Critical power: How different protocols and models affect its determination

Abstract

In cycling, critical power (CP) and work above CP (W’) can be estimated through linear and nonlinear models. Despite the concept of CP representing the upper boundary of sustainable exercise, overestimations may be made as the models possess inherent limitations and the protocol design is not always appropriate. Objectives: To measure and compare CP and W’ through the exponential (CPexp), 3-parameter hyperbolic (CP3-hyp), 2-parameter hyperbolic (CP2-hyp), linear (CPlinear), and linear 1/time (CP1/time) models, using different combinations of TTE trials of different durations (approximately 1–20 min). Design: Repeated measures. Methods: Thirteen healthy young cyclists (26 ± 3 years; 69.0 ± 9.2 kg; 174 ± 10 cm; 60.4 ± 5.9 mL kg−1 min−1) performed five TTE trials on separate days. CP and W’ were modeled using two, three, four, and/or five trials. All models were compared against a criterion method (CP3-hyp with five trials; confirmed using the leaving-one-out cross-validation analysis) using smallest worthwhile change (SWC) and concordance correlation coefficient (CCC) analyses. Results: CP was considerably overestimated when only trials lasting less than 10 min were included, independent of the mathematical model used. Following CCC analysis, a number of alternative methods were able to predict our criterion method with almost a perfect agreement. However, the application of other common approaches resulted in an overestimation of CP and underestimation of W’, typically these methods only included TTE trials lasting less than 12 min. Conclusions: Estimations from CP3-hyp were found to be the most accurate, independently of TTE range. Models that include two trials between 12 and 20 min provide good agreement with the criterion method (for both CP and W’).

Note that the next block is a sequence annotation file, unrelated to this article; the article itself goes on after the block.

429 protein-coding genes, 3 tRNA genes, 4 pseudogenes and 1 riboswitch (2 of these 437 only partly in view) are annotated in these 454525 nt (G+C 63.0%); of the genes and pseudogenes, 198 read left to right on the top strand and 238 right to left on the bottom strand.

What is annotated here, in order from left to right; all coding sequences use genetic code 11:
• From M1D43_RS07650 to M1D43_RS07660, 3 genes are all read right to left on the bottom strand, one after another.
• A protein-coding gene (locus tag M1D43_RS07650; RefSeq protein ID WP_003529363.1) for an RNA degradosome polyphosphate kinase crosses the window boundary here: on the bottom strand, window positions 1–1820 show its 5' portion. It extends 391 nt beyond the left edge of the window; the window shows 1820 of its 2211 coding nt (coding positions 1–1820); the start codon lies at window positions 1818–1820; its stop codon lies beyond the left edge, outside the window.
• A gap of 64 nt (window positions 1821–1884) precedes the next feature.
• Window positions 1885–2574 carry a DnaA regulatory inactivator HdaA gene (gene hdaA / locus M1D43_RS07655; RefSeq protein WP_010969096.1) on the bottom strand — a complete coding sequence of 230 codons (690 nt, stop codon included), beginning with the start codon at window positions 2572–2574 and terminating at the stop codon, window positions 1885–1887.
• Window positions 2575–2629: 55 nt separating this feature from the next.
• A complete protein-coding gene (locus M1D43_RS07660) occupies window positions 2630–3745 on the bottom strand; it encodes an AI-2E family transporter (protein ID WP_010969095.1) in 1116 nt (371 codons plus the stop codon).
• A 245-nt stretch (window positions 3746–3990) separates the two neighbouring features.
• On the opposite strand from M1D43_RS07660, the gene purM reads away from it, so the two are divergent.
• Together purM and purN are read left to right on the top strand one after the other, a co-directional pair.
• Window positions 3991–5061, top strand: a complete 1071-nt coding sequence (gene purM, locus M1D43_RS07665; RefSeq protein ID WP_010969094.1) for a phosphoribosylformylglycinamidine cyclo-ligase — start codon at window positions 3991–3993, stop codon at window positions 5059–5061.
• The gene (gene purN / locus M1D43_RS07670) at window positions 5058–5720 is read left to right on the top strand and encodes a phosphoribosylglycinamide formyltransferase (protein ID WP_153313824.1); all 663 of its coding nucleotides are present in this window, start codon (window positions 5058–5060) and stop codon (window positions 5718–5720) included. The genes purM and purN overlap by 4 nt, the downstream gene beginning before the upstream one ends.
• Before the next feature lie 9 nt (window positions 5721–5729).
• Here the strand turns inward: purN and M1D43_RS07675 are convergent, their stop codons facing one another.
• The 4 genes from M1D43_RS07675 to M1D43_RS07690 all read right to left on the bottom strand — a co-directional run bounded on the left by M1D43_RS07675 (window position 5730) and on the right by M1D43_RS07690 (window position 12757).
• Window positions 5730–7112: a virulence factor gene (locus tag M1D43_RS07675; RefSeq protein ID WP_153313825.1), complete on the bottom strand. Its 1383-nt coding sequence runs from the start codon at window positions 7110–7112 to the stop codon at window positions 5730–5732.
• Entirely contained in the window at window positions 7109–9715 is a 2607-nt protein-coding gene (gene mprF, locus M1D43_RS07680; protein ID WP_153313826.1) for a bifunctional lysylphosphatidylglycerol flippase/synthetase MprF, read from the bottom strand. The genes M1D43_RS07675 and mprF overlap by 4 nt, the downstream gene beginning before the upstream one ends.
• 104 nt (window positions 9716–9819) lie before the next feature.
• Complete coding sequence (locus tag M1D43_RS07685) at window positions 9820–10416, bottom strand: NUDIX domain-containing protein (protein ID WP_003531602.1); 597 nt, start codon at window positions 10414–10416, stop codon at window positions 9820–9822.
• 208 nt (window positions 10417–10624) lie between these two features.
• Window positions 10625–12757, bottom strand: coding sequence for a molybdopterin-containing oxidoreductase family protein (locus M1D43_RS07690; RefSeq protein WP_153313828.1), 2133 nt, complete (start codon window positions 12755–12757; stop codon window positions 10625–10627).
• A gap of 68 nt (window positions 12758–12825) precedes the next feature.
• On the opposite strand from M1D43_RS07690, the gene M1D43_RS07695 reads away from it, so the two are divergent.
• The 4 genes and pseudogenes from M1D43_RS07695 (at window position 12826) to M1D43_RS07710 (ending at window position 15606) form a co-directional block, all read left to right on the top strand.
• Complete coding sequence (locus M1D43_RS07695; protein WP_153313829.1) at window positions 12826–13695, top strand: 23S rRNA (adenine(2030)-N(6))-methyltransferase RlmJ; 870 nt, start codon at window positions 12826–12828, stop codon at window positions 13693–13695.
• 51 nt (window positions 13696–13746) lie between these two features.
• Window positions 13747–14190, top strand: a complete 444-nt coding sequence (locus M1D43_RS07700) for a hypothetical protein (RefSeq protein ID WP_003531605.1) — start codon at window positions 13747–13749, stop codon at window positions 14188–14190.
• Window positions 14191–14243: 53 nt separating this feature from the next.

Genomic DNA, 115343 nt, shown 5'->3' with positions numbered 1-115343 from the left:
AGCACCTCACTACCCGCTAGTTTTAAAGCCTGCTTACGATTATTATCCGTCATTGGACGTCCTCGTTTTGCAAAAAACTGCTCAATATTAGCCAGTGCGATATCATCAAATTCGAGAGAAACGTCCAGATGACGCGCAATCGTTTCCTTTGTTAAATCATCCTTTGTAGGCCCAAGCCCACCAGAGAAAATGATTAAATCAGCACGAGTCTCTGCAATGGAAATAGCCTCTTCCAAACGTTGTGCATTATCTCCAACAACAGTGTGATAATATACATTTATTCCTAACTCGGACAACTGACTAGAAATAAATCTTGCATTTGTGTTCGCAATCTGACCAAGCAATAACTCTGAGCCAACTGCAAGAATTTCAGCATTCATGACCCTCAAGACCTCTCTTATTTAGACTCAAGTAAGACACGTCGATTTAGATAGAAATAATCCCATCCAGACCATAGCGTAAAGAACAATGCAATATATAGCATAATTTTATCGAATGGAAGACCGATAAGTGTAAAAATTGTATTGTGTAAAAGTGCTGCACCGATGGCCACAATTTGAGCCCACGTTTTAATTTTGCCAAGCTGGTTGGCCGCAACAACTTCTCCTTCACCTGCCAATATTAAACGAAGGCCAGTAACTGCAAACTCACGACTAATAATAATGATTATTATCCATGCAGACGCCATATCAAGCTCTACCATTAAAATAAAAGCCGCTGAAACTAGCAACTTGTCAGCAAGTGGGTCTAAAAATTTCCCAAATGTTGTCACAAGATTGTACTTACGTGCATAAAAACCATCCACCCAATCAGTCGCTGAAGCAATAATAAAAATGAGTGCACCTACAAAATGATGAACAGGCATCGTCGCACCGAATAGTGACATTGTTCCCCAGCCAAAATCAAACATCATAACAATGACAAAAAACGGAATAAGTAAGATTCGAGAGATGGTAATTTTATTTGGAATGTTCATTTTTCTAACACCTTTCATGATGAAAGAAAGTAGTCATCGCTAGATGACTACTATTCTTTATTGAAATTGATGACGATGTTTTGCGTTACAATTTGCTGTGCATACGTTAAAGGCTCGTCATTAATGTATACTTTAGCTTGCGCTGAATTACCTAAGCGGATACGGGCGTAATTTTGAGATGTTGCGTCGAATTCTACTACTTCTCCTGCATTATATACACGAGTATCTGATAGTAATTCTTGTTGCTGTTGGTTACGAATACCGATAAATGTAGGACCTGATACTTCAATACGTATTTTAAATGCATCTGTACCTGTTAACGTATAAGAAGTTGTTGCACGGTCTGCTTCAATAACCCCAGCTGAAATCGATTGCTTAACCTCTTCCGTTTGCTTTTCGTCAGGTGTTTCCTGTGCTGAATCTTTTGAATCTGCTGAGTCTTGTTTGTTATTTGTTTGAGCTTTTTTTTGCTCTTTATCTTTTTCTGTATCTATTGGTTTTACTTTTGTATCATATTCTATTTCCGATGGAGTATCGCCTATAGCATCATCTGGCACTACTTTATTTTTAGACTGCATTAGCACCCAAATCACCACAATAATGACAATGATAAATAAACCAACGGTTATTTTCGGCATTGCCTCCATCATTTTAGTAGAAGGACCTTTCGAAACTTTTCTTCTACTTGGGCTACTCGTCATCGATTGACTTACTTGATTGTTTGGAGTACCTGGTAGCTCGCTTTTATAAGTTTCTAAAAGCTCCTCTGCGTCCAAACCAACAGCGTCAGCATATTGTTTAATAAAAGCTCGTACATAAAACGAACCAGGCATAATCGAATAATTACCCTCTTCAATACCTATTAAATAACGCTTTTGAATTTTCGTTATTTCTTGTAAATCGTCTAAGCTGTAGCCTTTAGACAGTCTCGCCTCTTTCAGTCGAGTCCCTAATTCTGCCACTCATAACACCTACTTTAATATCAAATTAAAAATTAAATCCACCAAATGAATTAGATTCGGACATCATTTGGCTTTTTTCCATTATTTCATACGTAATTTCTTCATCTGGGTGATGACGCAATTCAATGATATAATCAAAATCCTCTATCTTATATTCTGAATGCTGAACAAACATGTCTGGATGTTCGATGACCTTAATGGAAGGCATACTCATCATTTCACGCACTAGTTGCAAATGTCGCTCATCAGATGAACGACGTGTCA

Publication
In: Journal of Science and Medicine in Sport, (21), 7, pp. 742–747, http://dx.doi.org/10.1016/j.jsams.2017.11.015
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